Question 2: You’ve convinced me I need this product/service. Why should I buy it from you?
One of the most famous ads of all time came from McGraw-Hill. It featured a bespeckled man in a brown suit sitting in a chair staring into the camera. The copy read:
“I don’t know who you are.
I don’t know your company.
I don’t know your company’s product.
I don’t know what your company stands for.
I don’t know your company’s customers.
I don’t know your company’s record.
I don’t know your company’s reputation.
Now, what was it you wanted to sell me?”
Nobody ever got fired for buying IBM. But you’re not IBM
If you’ve got a software program that meets my needs and costs $20.00, sure, I’ll try it. I’ve a lot to gain and little to lose.
If you offer a complex software program that costs $250,000 and requires integrating new hardware into my network, extensive IT and departmental training plus a shake-out period to eliminate bugs—all from a company I’ve never heard of—you better be damn convincing.
You better offer reputable testimonials from people I respect, proven performance and sales to companies I know, and then maybe—maybe—I’ll consider it.
If I’ve been using XYZ Temps and you want me to switch to your company, you have to overcome my inertia. It’s much easier to continue working with someone I know, even if I’m not completely happy with them. You want my business? Convince me to change.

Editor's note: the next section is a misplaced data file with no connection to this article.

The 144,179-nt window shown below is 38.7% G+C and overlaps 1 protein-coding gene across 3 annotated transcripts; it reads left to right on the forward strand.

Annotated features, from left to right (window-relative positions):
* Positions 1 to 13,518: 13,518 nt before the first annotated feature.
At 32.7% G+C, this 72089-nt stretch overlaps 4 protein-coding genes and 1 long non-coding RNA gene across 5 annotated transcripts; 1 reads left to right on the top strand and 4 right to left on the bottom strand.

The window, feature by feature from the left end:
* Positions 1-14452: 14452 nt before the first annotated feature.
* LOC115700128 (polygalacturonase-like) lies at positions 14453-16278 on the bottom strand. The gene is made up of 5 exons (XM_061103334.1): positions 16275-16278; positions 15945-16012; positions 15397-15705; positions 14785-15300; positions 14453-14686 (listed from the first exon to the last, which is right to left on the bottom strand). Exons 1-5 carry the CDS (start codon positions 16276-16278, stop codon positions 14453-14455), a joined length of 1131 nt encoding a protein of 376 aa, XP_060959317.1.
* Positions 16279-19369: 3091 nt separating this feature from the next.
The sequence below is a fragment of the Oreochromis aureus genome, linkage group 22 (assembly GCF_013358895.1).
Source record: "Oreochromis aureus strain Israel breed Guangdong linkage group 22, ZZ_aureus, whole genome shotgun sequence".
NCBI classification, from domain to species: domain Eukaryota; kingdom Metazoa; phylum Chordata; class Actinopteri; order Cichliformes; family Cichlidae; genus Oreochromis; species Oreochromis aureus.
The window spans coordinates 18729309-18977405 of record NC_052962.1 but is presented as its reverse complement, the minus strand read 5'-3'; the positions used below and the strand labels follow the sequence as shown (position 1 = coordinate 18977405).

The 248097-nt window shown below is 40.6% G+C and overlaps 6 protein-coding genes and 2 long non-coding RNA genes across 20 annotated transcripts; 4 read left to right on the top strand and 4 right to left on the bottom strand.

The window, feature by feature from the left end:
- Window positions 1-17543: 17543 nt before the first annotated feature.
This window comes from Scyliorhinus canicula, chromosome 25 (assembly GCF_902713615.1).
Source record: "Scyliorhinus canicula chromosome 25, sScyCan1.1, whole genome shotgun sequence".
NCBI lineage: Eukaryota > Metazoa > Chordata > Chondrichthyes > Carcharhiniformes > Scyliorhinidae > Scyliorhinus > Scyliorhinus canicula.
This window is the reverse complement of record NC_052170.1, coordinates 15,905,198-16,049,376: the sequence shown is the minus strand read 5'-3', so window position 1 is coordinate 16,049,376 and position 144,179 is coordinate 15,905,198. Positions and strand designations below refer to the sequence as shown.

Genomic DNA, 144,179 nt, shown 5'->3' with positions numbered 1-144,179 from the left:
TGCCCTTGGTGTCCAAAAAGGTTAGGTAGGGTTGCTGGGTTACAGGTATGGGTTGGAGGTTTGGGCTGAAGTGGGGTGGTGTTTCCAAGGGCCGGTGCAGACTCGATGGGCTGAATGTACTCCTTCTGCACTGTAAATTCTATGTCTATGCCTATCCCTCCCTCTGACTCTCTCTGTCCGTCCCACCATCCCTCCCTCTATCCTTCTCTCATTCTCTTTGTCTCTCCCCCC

How do I convince thee? Let me count the ways
If you want my business you’ve got to earn my trust.
Convince me that you can deliver what you say you can. That it will work the way you claim. That the benefits I’ll receive meet or exceed your promises.
Convince me you’ll take care of me. That your technicians and repair people are available when I need them. That deliveries will be on time. That your customer service acts like I’m their only customer. That you’ll still be in business next year.
Convince me I’ll be better off with you than without you. That you will help my company:
- Improve productivity
- Lower costs
- Improve profits
- Provide better customer service
- Maintain a competitive edge
- Enjoy peace of mind
If you can’t convince me of all, then you better convince me you’re IBM.
Agree or disagree?
Next: Question 3: What’s in it for me?
Image: Michelle Meiklejohn
Alan Graner is Chief Creative Officer of Daly-Swartz Public Relations.